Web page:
He was right, we soon learned that we all really could drive that 1937 Ford very fast, just like a hotrod, we could drive it in big circles with the car sliding all over the place on the grass, which soon became real muddy and slippery. So all morning we drove that car all over the pastures and his back yard. We would see who could drive it the fastest and how fast we could drive without having the car tip over on us. But by doing that we sort of dug up all the grass a little on all the pasture land. So by early afternoon when my friend’s father came home he had a few issues with his son regarding it, as soon as we saw that happening, Ritchie and I left before my friend’s father hurt us.
     On our way home to Westville, we drove through the town of Milford Connecticut, and we passed a big junk yard. So Ritchie parked the car next to a Texaco gas station and we walked down into the junk yard with no one seeing us. There were several guys turning cars over and cutting them up with torches. It was an amazing sight to us, as we were standing right in front of a huge pile of potential hotrod engines, many of them seemed to be just what we needed, to make our hotrods.
     As both Ritchie and I were standing there mesmerized by the sight of so many used engines, one of the junk yard owners snuck up from behind and scared the hell out of us. He yelled, “What are you guys doing here, this is a restricted area.” We were both so caught by surprise,
We didn’t know what to say, so I said, we want to buy two engines to make hot rods. As soon as I said that, his tone quickly changed, and within ten minutes Richard and I were the proud owners of two old used V8 engines, and they only cost us fifty dollars each, which included delivery to my backyard on Davis Street in Westville.
     The next morning, Ritchie and I waited at my house until a tow truck showed up with the two, dirty V8 engines chained on back of it. The driver undid the chain and expertly backed the tow truck onto the grass in my back yard. But he did it after driving right over several of my dad’s trimmed hedges, then the driver slammed on his brakes and the engines unglamorously fell off the back of the truck and onto the ground. Then the driver pulled away only pulling about 3 more of my father’s hedges with him.
     The rest of that day, Richard and I spent a lot of time studying those engines. They were both really big and really dirty, one had a tag saying it was out of a 1949 Oldsmobile and the other was some kind of old Chrysler V8. We studied each one, and then we discussed about how we were going to soup them up. Then I went upstairs into my house, and I found all my mom’s old rags, as well as a couple of my white tee shirts, and a using a water hose we tried to wipe as much dirt and grease off the engines as we could. Ritchie and I may have both been young, but we weren’t dumb, we could already identify what most of the parts were. We knew that now we were both on our way to becoming real hot rodders, just like in the magazines. So then we flipped a coin and the Oldsmobile engine was officially mine and the Chrysler engine was Richard’s.
     That evening, I watched out my second floor bedroom window when my father came home from work. Luckily it was getting dark and Ritchie and I had already burned up all his uprooted hedges. But dad knew something was different in the yard and then he saw the 2 engines. Now I knew dad was a good guy and he liked mechanical things, but I stayed hidden in my bedroom anyway. For a while I heard some loud voices in the kitchen. After a while it was all quiet, and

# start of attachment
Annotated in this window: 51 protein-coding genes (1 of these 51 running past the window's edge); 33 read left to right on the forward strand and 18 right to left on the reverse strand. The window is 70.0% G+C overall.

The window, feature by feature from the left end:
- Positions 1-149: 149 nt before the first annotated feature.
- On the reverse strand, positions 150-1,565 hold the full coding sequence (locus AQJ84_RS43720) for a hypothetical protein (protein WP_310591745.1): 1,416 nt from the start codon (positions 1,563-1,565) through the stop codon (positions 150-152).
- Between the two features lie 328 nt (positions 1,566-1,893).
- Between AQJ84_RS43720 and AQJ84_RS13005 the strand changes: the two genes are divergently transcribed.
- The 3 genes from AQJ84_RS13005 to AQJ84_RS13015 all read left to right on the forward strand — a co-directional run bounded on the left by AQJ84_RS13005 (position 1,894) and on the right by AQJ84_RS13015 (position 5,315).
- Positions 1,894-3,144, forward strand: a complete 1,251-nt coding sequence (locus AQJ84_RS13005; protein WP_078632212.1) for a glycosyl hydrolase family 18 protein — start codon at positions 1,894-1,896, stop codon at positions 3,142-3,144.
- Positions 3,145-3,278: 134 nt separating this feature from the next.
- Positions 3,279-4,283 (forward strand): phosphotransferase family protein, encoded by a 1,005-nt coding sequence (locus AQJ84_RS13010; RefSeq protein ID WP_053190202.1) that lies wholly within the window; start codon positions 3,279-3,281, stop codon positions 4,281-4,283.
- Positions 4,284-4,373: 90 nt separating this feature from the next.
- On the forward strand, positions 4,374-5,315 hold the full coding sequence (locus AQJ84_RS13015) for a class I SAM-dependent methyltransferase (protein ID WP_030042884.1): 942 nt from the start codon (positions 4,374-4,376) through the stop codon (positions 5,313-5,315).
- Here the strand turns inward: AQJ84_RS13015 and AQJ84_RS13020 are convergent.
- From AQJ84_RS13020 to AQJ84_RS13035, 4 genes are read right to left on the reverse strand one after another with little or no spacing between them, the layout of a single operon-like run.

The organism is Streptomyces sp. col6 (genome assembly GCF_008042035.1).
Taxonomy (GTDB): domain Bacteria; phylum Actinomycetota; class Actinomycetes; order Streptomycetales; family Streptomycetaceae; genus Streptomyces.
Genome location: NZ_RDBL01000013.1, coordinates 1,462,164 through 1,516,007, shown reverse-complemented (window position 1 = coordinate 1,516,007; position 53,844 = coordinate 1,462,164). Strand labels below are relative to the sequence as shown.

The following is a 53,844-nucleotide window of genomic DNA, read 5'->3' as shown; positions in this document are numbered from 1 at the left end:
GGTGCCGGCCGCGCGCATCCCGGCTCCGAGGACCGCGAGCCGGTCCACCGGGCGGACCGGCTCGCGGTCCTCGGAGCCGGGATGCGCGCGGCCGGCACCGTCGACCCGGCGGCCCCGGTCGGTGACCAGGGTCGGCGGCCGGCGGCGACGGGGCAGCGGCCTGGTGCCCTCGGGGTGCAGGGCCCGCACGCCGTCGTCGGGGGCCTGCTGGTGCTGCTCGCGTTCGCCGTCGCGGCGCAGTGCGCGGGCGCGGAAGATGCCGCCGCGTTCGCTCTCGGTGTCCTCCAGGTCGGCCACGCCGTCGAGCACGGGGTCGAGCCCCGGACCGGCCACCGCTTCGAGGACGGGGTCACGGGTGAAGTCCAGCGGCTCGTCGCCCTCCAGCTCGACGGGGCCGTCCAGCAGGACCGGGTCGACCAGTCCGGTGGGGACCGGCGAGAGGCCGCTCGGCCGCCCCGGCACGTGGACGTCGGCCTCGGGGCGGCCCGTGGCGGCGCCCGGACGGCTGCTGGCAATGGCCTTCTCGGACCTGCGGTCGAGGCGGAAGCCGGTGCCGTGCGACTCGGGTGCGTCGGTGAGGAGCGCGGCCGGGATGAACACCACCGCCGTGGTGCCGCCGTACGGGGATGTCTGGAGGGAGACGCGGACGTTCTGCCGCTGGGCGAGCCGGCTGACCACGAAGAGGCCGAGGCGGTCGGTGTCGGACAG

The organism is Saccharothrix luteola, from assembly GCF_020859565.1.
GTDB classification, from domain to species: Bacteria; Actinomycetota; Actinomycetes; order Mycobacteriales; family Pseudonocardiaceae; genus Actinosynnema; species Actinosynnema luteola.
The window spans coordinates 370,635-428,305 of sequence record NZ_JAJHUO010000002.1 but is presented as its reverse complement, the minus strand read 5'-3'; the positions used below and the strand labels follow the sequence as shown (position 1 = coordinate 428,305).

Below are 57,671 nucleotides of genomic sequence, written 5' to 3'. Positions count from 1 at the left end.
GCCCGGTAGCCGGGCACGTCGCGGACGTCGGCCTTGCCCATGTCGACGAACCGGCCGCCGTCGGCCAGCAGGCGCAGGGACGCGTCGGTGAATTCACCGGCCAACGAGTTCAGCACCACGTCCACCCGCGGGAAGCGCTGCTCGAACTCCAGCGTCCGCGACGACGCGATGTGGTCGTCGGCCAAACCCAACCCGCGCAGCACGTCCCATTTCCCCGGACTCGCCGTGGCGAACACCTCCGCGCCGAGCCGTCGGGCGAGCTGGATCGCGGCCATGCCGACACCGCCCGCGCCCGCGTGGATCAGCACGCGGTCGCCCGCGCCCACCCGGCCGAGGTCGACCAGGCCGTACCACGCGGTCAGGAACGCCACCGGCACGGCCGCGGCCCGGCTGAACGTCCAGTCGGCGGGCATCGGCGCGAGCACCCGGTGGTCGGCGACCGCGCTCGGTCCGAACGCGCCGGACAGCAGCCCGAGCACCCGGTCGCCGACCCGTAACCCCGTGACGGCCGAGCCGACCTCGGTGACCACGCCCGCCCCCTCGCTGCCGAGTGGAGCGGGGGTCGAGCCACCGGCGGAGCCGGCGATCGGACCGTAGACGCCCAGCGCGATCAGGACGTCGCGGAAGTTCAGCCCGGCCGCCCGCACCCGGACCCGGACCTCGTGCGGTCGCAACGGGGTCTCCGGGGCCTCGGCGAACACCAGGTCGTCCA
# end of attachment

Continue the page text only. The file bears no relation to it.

I think my mother calmed dad down. In the morning he asked me, “What’s with all the junk in the yard.” Ritchie and I are making a hot rod I said. He just looked at me and said, just don’t make my yard into a shithouse, and that’s all he said. So now I had permission, to go forward with our Hot Rod plans.
     Richard already had his 1936 Ford coupe to put the Chrysler engine in, but I didn’t have a car to soup up, so we counted all our money and found we had nearly $60.00 left between us. We got into Ritchie’s brothers car and headed for the used car lots located down on Whalley Avenue, in New Haven, we were on a mission to find a car for me to soup up.
    We couldn’t have been luckier, right away in the first car lot we found a nice dealer, he was a short fat guy with a big black mustache and he had a 1941 Chevrolet four door sedan. He said that because he liked us kids, he was willing to part with the car for only $50.00 cash, and he said it ran real good and he would deliver it to my house in Westville, so in five minutes the deal was done.
    The following morning, the pudgy mustachioed guy shows up in front of my house with the 1941 Chevrolet sedan. As he drove up Davis Street to my house the car was billowing clouds of blue smoke. So much smoke we could hardly see anything and it smelled real bad. He drove the car into my yard and after a few minutes or so of maneuvering back and forth he managed to get the car’s tires close to where we wanted it. But he had parked it right against my neighbor’s fence. I thought he did a good job, with all the smoke and us directing him, but it wasn’t until after he left that we realized the cars doors were now hitting the fence and we couldn’t get in the car on the driver’s side.
     Ritchie then got in the car from the passenger side, and started the cars motor up. He said that he was going to drive the car forward, and away from the fence, but that’s when we found out that Ritchie didn’t know how the cars vacuum shift worked. Ritchie kept trying, then all of a sudden the car’s engine wouldn’t start anymore.
     After about an hour, all the smoke and the bad smell had gone away. Then after cleaning the yard up, Richard and I spent the rest of the morning taking turns sitting behind the steering wheel of my new 1941 Chevrolet sedan, making believe we were driving it with the big Oldsmobile V8 engine already installed.